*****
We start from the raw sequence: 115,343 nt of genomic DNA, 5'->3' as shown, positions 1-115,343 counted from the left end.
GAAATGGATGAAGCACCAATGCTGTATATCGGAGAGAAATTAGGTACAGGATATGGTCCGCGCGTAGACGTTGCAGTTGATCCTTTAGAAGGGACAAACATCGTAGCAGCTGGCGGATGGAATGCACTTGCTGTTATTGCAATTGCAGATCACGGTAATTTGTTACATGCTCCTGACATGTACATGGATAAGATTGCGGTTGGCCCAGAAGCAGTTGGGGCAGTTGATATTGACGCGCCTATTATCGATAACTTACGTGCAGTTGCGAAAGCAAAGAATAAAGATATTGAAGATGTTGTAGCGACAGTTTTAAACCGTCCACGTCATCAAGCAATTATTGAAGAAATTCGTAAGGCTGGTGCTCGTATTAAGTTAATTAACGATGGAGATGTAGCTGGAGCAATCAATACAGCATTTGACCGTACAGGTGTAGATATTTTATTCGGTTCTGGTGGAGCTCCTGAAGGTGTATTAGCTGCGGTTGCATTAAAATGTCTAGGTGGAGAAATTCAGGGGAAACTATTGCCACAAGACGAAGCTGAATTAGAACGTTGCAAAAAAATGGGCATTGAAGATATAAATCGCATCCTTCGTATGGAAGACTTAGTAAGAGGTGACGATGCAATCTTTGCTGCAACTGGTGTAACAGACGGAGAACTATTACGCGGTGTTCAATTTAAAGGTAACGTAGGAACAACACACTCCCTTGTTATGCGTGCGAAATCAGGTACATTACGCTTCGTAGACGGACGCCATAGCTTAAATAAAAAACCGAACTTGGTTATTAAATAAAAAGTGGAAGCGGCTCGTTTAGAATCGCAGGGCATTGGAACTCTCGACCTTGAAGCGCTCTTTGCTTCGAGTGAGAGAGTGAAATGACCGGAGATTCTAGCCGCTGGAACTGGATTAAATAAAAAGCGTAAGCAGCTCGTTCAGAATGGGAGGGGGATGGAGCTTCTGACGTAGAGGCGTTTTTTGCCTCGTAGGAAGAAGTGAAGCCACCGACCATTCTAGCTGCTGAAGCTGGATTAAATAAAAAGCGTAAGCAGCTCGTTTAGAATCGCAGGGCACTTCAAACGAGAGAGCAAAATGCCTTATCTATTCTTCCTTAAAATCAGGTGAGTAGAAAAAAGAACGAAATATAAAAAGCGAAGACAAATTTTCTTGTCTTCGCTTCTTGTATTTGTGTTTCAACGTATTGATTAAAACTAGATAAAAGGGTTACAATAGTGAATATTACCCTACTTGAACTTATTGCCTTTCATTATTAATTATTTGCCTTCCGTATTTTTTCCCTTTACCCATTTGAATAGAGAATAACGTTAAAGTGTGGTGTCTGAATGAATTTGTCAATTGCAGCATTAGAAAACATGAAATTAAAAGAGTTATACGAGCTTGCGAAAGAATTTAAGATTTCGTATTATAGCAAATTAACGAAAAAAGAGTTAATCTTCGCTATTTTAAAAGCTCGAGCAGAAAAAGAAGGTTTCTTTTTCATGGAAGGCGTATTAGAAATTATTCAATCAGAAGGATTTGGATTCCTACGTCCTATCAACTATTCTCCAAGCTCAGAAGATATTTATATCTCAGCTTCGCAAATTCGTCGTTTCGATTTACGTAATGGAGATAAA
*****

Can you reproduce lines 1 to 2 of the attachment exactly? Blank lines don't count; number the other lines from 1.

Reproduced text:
We start from the raw sequence: 115,343 nt of genomic DNA, 5'->3' as shown, positions 1-115,343 counted from the left end.
GAAATGGATGAAGCACCAATGCTGTATATCGGAGAGAAATTAGGTACAGGATATGGTCCGCGCGTAGACGTTGCAGTTGATCCTTTAGAAGGGACAAACATCGTAGCAGCTGGCGGATGGAATGCACTTGCTGTTATTGCAATTGCAGATCACGGTAATTTGTTACATGCTCCTGACATGTACATGGATAAGATTGCGGTTGGCCCAGAAGCAGTTGGGGCAGTTGATATTGACGCGCCTATTATCGATAACTTACGTGCAGTTGCGAAAGCAAAGAATAAAGATATTGAAGATGTTGTAGCGACAGTTTTAAACCGTCCACGTCATCAAGCAATTATTGAAGAAATTCGTAAGGCTGGTGCTCGTATTAAGTTAATTAACGATGGAGATGTAGCTGGAGCAATCAATACAGCATTTGACCGTACAGGTGTAGATATTTTATTCGGTTCTGGTGGAGCTCCTGAAGGTGTATTAGCTGCGGTTGCATTAAAATGTCTAGGTGGAGAAATTCAGGGGAAACTATTGCCACAAGACGAAGCTGAATTAGAACGTTGCAAAAAAATGGGCATTGAAGATATAAATCGCATCCTTCGTATGGAAGACTTAGTAAGAGGTGACGATGCAATCTTTGCTGCAACTGGTGTAACAGACGGAGAACTATTACGCGGTGTTCAATTTAAAGGTAACGTAGGAACAACACACTCCCTTGTTATGCGTGCGAAATCAGGTACATTACGCTTCGTAGACGGACGCCATAGCTTAAATAAAAAACCGAACTTGGTTATTAAATAAAAAGTGGAAGCGGCTCGTTTAGAATCGCAGGGCATTGGAACTCTCGACCTTGAAGCGCTCTTTGCTTCGAGTGAGAGAGTGAAATGACCGGAGATTCTAGCCGCTGGAACTGGATTAAATAAAAAGCGTAAGCAGCTCGTTCAGAATGGGAGGGGGATGGAGCTTCTGACGTAGAGGCGTTTTTTGCCTCGTAGGAAGAAGTGAAGCCACCGACCATTCTAGCTGCTGAAGCTGGATTAAATAAAAAGCGTAAGCAGCTCGTTTAGAATCGCAGGGCACTTCAAACGAGAGAGCAAAATGCCTTATCTATTCTTCCTTAAAATCAGGTGAGTAGAAAAAAGAACGAAATATAAAAAGCGAAGACAAATTTTCTTGTCTTCGCTTCTTGTATTTGTGTTTCAACGTATTGATTAAAACTAGATAAAAGGGTTACAATAGTGAATATTACCCTACTTGAACTTATTGCCTTTCATTATTAATTATTTGCCTTCCGTATTTTTTCCCTTTACCCATTTGAATAGAGAATAACGTTAAAGTGTGGTGTCTGAATGAATTTGTCAATTGCAGCATTAGAAAACATGAAATTAAAAGAGTTATACGAGCTTGCGAAAGAATTTAAGATTTCGTATTATAGCAAATTAACGAAAAAAGAGTTAATCTTCGCTATTTTAAAAGCTCGAGCAGAAAAAGAAGGTTTCTTTTTCATGGAAGGCGTATTAGAAATTATTCAATCAGAAGGATTTGGATTCCTACGTCCTATCAACTATTCTCCAAGCTCAGAAGATATTTATATCTCAGCTTCGCAAATTCGTCGTTTCGATTTACGTAATGGAGATAAA